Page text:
These are exciting though scary revolutionary times, akin to the constant acrimony in the fourth-century BC polis, mid-nineteenth century revolutionary Europe, or — perhaps in a geriatric replay — the 1960s. . . .
The other day I sought a respite from current events by re-reading some of the writings of 18th century British statesman Edmund Burke...
Several years ago I participated in a colloquium whose title was something like “Advancing Technology: Thinking Outside the Box.” The presentations ranged from the ever-more imaginative uses of robots (fascinating) to irrigating the Sahara Desert for growing crops that by mid-century could sustain the planet’s burgeoning population (unconvincing).
Drought may not be destiny, but a critical ingredient for democratic societies does seem literally to fall from the skies. By Stephen H. Haber and Victor Menaldo.
A few countries have found a way to stop graft and foster political stability: hire foreigners to collect their revenue. By Kris James Mitchener and Noel Maurer.
A comprehensive book by Hoover senior fellow Alvin Rabushka shows how newborn America found its financial footing.
And if they put their new freedoms to work, they won’t even remain poor. By Gary S. Becker.
Want to boost growth and reduce inequality? Focus on education. By George P. Shultz and Eric A. Hanushek.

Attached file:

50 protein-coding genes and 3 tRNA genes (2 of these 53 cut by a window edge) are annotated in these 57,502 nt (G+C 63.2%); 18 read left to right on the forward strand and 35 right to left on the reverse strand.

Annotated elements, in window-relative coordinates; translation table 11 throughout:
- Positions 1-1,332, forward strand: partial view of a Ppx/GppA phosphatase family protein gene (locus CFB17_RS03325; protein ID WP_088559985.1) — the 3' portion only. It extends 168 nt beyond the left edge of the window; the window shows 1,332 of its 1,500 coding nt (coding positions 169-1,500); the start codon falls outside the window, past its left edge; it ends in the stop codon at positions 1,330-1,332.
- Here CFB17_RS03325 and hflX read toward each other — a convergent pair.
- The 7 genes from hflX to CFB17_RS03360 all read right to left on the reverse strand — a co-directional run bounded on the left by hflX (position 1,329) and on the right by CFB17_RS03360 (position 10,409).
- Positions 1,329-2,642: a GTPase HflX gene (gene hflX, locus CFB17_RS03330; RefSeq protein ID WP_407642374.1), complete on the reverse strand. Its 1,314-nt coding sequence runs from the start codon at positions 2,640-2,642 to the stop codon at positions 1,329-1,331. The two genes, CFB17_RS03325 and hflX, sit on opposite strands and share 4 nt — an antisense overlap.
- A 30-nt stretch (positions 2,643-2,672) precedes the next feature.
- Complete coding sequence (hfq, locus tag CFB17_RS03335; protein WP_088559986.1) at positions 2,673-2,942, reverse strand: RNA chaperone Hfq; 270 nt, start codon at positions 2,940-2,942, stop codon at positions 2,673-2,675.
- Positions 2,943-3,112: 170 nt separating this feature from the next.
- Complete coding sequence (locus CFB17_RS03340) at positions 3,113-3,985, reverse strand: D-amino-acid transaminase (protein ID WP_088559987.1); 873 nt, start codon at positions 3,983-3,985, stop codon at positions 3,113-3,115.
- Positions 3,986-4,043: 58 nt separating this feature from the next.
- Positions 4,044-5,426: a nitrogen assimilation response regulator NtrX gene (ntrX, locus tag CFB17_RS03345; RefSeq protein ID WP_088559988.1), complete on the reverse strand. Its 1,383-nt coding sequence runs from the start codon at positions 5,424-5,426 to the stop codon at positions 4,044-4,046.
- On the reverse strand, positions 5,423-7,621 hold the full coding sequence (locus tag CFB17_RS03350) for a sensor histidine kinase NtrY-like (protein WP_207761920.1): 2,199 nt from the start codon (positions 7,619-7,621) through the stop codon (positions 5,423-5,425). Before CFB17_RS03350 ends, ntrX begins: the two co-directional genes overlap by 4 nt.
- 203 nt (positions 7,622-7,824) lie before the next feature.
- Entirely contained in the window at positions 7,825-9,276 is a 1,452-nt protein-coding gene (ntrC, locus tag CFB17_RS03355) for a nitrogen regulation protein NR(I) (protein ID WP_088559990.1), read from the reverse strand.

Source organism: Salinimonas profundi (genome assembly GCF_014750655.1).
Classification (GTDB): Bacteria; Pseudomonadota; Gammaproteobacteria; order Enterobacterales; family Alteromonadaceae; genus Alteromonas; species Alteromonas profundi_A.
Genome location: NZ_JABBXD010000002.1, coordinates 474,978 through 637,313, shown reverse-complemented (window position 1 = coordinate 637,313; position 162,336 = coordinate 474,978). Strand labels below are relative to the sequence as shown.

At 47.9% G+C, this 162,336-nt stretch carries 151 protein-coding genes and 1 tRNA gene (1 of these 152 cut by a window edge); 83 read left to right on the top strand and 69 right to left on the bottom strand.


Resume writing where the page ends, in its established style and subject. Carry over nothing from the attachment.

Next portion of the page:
A recession is a terrible time to make major changes in the economic rules of the game. . . .
What do black Americans need in order to get ahead? A truly free market. By Walter E. Williams.
This clash of candidates is not about policies but about visions—and conservatives see more clearly. By Bruce S. Thornton.
Newly released volumes of the Chiang Kai-shek diaries illuminate a pivotal moment: the generalissimo’s turning away from a command economy. By Tai-chun Kuo.
The United States has always been among the kingdom’s best friends. Who better to help it change? By Leif Eckholm.
Bit by bit, courts are being forced to ponder the laws and licenses that stifle people’s freedom to work. By Clint Bolick.
As a scholar and a black American, Walter E. Williams has always been his own map. By Nick Gillespie.
Reforming current legal immigration and refugee legislation.